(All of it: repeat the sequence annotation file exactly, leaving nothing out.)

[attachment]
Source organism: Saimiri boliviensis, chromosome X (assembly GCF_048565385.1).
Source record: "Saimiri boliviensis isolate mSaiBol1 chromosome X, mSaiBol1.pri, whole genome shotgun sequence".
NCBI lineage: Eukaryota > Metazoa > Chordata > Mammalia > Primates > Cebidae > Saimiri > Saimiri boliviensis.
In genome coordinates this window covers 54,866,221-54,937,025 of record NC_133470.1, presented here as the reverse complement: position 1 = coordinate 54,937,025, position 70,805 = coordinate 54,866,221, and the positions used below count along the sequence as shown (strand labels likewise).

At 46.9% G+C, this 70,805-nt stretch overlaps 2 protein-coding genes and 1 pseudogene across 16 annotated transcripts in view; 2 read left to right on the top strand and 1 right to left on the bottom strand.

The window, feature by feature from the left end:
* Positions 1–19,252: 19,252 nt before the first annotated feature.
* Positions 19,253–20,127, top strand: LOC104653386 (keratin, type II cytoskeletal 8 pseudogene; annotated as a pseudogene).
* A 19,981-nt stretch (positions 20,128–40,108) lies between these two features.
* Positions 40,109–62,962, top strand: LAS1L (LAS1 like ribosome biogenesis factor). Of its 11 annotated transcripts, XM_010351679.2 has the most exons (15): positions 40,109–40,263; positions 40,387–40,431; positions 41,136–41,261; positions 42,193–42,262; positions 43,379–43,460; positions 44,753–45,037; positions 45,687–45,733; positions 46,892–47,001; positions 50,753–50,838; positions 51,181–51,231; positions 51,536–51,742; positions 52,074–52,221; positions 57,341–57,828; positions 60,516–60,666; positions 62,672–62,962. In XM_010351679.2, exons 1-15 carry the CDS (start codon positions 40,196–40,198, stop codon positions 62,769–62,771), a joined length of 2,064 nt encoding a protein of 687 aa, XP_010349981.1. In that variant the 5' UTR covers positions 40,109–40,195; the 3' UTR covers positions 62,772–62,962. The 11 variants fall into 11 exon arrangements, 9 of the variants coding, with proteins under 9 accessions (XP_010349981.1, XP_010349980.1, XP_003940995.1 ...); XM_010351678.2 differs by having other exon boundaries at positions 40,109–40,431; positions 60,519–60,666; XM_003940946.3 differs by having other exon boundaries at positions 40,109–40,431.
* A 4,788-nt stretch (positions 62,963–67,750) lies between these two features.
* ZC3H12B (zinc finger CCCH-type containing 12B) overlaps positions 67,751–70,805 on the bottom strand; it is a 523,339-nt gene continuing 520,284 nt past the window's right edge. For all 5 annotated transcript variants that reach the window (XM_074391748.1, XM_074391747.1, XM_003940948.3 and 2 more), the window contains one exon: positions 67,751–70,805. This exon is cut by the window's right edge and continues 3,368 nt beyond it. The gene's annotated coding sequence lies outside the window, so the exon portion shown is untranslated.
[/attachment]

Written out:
Source organism: Saimiri boliviensis, chromosome X (assembly GCF_048565385.1).
Source record: "Saimiri boliviensis isolate mSaiBol1 chromosome X, mSaiBol1.pri, whole genome shotgun sequence".
NCBI lineage: Eukaryota > Metazoa > Chordata > Mammalia > Primates > Cebidae > Saimiri > Saimiri boliviensis.
In genome coordinates this window covers 54,866,221-54,937,025 of record NC_133470.1, presented here as the reverse complement: position 1 = coordinate 54,937,025, position 70,805 = coordinate 54,866,221, and the positions used below count along the sequence as shown (strand labels likewise).

At 46.9% G+C, this 70,805-nt stretch overlaps 2 protein-coding genes and 1 pseudogene across 16 annotated transcripts in view; 2 read left to right on the top strand and 1 right to left on the bottom strand.

The window, feature by feature from the left end:
* Positions 1–19,252: 19,252 nt before the first annotated feature.
* Positions 19,253–20,127, top strand: LOC104653386 (keratin, type II cytoskeletal 8 pseudogene; annotated as a pseudogene).
* A 19,981-nt stretch (positions 20,128–40,108) lies between these two features.
* Positions 40,109–62,962, top strand: LAS1L (LAS1 like ribosome biogenesis factor). Of its 11 annotated transcripts, XM_010351679.2 has the most exons (15): positions 40,109–40,263; positions 40,387–40,431; positions 41,136–41,261; positions 42,193–42,262; positions 43,379–43,460; positions 44,753–45,037; positions 45,687–45,733; positions 46,892–47,001; positions 50,753–50,838; positions 51,181–51,231; positions 51,536–51,742; positions 52,074–52,221; positions 57,341–57,828; positions 60,516–60,666; positions 62,672–62,962. In XM_010351679.2, exons 1-15 carry the CDS (start codon positions 40,196–40,198, stop codon positions 62,769–62,771), a joined length of 2,064 nt encoding a protein of 687 aa, XP_010349981.1. In that variant the 5' UTR covers positions 40,109–40,195; the 3' UTR covers positions 62,772–62,962. The 11 variants fall into 11 exon arrangements, 9 of the variants coding, with proteins under 9 accessions (XP_010349981.1, XP_010349980.1, XP_003940995.1 ...); XM_010351678.2 differs by having other exon boundaries at positions 40,109–40,431; positions 60,519–60,666; XM_003940946.3 differs by having other exon boundaries at positions 40,109–40,431.
* A 4,788-nt stretch (positions 62,963–67,750) lies between these two features.
* ZC3H12B (zinc finger CCCH-type containing 12B) overlaps positions 67,751–70,805 on the bottom strand; it is a 523,339-nt gene continuing 520,284 nt past the window's right edge. For all 5 annotated transcript variants that reach the window (XM_074391748.1, XM_074391747.1, XM_003940948.3 and 2 more), the window contains one exon: positions 67,751–70,805. This exon is cut by the window's right edge and continues 3,368 nt beyond it. The gene's annotated coding sequence lies outside the window, so the exon portion shown is untranslated.